High-accuracy location technology provides additional tools for first responders in a highly-intense environment, such as a mass shooting or natural disaster. Police could locate emergency callers quicker and more accurately. Location technology also enables “blueforce” tracking, enabling the monitoring of the police, fire and EMS personnel to help ensure their safety and dispatch them more quickly to emergencies, something these groups have said they want.
Once in place, first responders could use location technology to create a detailed heatmap of all wireless devices in the emergency area, reducing the time it takes to locate potential victims. The public is demanding that first responders utilize all available tools to ensure their safety, and location technology will continue to prove its usefulness during the next year.
Another benefit of increased location technology accuracy is that wireless network providers and device companies generate a massive amount of user location intelligence, which is available to businesses that use that data to market goods and services back to those same users.
Most of us are comfortable with this tradeoff, because we like the convenience of receiving personalized offers and discounts on things we like to buy—we “opt in” to sharing our location via our wireless devices. As this location information gets more accurate and produces more detailed location intelligence, I predict that location intelligence will generate additional business opportunities and improve the consumer experience.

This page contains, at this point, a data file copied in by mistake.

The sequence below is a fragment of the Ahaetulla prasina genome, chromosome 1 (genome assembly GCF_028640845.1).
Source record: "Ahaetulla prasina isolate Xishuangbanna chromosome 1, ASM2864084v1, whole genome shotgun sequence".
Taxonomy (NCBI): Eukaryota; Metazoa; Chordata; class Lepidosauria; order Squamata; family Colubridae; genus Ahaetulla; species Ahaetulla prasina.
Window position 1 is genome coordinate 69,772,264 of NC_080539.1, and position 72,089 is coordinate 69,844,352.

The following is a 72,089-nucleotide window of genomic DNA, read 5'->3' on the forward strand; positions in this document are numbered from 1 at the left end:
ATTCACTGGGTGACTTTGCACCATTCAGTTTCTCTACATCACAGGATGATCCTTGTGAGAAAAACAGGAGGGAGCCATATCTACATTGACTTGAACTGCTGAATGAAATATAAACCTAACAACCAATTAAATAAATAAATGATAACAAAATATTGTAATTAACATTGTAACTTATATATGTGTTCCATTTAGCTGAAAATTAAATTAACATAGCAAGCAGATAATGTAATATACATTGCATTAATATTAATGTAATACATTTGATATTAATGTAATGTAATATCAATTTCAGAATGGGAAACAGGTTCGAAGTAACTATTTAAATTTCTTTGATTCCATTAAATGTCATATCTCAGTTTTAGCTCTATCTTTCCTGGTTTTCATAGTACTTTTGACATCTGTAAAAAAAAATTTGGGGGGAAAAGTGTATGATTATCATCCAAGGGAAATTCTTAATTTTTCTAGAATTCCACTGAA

As location tracking becomes more pervasive, consumers’ data privacy will be protected through sensible regulation such as the European Union’s General Data Protection Regulation (GPDR) and the California Consumer Privacy Act of 2018. These rules give consumers the right to see what information businesses collect on them, including location information, where their information has been sold, and to demand that it stops, if desired. Most importantly, businesses can no longer deny service to consumers that “opt out” of having their data collected and sold. I believe this is a fair trade-off between convenience and privacy and expect that other states will follow the lead set by the European Union and California.
3D indoor location, public safety spending, and location intelligence are just three areas where I expect there to be significant changes occurring in 2019. As the year unfolds, I expect developments in these areas to spawn even more change in the industry in a never-ending cycle.
In the end, the one prediction I know will come true is that, 12 months from now, the location-technology industry will be in a very different place than it is today. I look forward to checking in at that time to see how well my crystal ball worked!
Manlio Allegra is CEO of California-based Polaris Wireless, a provider of software-based wireless location solutions.